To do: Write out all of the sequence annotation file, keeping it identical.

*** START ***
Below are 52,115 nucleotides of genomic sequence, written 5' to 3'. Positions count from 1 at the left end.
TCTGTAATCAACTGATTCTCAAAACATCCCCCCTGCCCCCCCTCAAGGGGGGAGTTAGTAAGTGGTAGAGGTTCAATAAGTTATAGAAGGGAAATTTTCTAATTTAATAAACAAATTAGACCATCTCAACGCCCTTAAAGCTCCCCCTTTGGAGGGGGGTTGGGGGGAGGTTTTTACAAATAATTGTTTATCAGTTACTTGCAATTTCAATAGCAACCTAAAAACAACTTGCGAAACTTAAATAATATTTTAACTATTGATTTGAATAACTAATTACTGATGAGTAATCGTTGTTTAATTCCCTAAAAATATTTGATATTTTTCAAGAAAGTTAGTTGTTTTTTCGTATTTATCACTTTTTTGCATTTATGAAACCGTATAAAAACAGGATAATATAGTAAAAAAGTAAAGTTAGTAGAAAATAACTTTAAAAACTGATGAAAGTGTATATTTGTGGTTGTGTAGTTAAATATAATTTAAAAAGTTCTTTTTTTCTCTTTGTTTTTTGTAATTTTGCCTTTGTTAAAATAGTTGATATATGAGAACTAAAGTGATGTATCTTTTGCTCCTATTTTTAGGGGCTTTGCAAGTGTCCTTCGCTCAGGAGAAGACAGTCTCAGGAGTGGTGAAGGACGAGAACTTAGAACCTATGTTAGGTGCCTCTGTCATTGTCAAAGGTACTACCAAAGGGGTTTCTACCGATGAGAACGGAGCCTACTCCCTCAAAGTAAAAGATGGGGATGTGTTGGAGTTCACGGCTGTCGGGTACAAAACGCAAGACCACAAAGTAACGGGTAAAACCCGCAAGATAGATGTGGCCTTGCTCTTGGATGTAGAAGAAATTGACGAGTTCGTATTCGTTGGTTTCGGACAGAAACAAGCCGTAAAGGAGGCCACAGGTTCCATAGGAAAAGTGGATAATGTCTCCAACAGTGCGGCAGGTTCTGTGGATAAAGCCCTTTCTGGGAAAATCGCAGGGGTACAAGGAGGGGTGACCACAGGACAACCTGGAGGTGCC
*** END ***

Below are 52,115 nucleotides of genomic sequence, written 5' to 3'. Positions count from 1 at the left end.
TCTGTAATCAACTGATTCTCAAAACATCCCCCCTGCCCCCCCTCAAGGGGGGAGTTAGTAAGTGGTAGAGGTTCAATAAGTTATAGAAGGGAAATTTTCTAATTTAATAAACAAATTAGACCATCTCAACGCCCTTAAAGCTCCCCCTTTGGAGGGGGGTTGGGGGGAGGTTTTTACAAATAATTGTTTATCAGTTACTTGCAATTTCAATAGCAACCTAAAAACAACTTGCGAAACTTAAATAATATTTTAACTATTGATTTGAATAACTAATTACTGATGAGTAATCGTTGTTTAATTCCCTAAAAATATTTGATATTTTTCAAGAAAGTTAGTTGTTTTTTCGTATTTATCACTTTTTTGCATTTATGAAACCGTATAAAAACAGGATAATATAGTAAAAAAGTAAAGTTAGTAGAAAATAACTTTAAAAACTGATGAAAGTGTATATTTGTGGTTGTGTAGTTAAATATAATTTAAAAAGTTCTTTTTTTCTCTTTGTTTTTTGTAATTTTGCCTTTGTTAAAATAGTTGATATATGAGAACTAAAGTGATGTATCTTTTGCTCCTATTTTTAGGGGCTTTGCAAGTGTCCTTCGCTCAGGAGAAGACAGTCTCAGGAGTGGTGAAGGACGAGAACTTAGAACCTATGTTAGGTGCCTCTGTCATTGTCAAAGGTACTACCAAAGGGGTTTCTACCGATGAGAACGGAGCCTACTCCCTCAAAGTAAAAGATGGGGATGTGTTGGAGTTCACGGCTGTCGGGTACAAAACGCAAGACCACAAAGTAACGGGTAAAACCCGCAAGATAGATGTGGCCTTGCTCTTGGATGTAGAAGAAATTGACGAGTTCGTATTCGTTGGTTTCGGACAGAAACAAGCCGTAAAGGAGGCCACAGGTTCCATAGGAAAAGTGGATAATGTCTCCAACAGTGCGGCAGGTTCTGTGGATAAAGCCCTTTCTGGGAAAATCGCAGGGGTACAAGGAGGGGTGACCACAGGACAACCTGGAGGTGCC